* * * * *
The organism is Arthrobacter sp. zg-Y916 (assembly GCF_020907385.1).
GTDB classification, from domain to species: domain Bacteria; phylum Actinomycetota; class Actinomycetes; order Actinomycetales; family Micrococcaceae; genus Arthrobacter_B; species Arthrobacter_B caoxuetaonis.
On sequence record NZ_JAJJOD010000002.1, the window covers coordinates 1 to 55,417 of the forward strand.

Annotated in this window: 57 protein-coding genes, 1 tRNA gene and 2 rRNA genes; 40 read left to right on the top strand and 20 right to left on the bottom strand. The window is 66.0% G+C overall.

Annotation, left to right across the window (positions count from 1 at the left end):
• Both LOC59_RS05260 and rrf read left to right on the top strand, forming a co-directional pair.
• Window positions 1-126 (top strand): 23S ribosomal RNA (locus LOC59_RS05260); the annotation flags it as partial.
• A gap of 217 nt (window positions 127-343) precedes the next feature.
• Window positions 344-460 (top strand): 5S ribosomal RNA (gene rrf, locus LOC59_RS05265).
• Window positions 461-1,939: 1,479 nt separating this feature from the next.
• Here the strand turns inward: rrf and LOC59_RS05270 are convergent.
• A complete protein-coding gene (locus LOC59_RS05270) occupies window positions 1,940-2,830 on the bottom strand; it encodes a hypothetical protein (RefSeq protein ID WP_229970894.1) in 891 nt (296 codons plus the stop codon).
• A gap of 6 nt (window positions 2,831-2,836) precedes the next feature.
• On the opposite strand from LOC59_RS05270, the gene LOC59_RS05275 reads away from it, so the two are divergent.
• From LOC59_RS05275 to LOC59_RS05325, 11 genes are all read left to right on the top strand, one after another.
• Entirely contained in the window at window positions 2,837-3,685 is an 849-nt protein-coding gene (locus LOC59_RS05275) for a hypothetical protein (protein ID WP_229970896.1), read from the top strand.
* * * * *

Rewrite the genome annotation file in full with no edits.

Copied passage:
The organism is Arthrobacter sp. zg-Y916 (assembly GCF_020907385.1).
GTDB classification, from domain to species: domain Bacteria; phylum Actinomycetota; class Actinomycetes; order Actinomycetales; family Micrococcaceae; genus Arthrobacter_B; species Arthrobacter_B caoxuetaonis.
On sequence record NZ_JAJJOD010000002.1, the window covers coordinates 1 to 55,417 of the forward strand.

Annotated in this window: 57 protein-coding genes, 1 tRNA gene and 2 rRNA genes; 40 read left to right on the top strand and 20 right to left on the bottom strand. The window is 66.0% G+C overall.

Annotation, left to right across the window (positions count from 1 at the left end):
• Both LOC59_RS05260 and rrf read left to right on the top strand, forming a co-directional pair.
• Window positions 1-126 (top strand): 23S ribosomal RNA (locus LOC59_RS05260); the annotation flags it as partial.
• A gap of 217 nt (window positions 127-343) precedes the next feature.
• Window positions 344-460 (top strand): 5S ribosomal RNA (gene rrf, locus LOC59_RS05265).
• Window positions 461-1,939: 1,479 nt separating this feature from the next.
• Here the strand turns inward: rrf and LOC59_RS05270 are convergent.
• A complete protein-coding gene (locus LOC59_RS05270) occupies window positions 1,940-2,830 on the bottom strand; it encodes a hypothetical protein (RefSeq protein ID WP_229970894.1) in 891 nt (296 codons plus the stop codon).
• A gap of 6 nt (window positions 2,831-2,836) precedes the next feature.
• On the opposite strand from LOC59_RS05270, the gene LOC59_RS05275 reads away from it, so the two are divergent.
• From LOC59_RS05275 to LOC59_RS05325, 11 genes are all read left to right on the top strand, one after another.
• Entirely contained in the window at window positions 2,837-3,685 is an 849-nt protein-coding gene (locus LOC59_RS05275) for a hypothetical protein (protein ID WP_229970896.1), read from the top strand.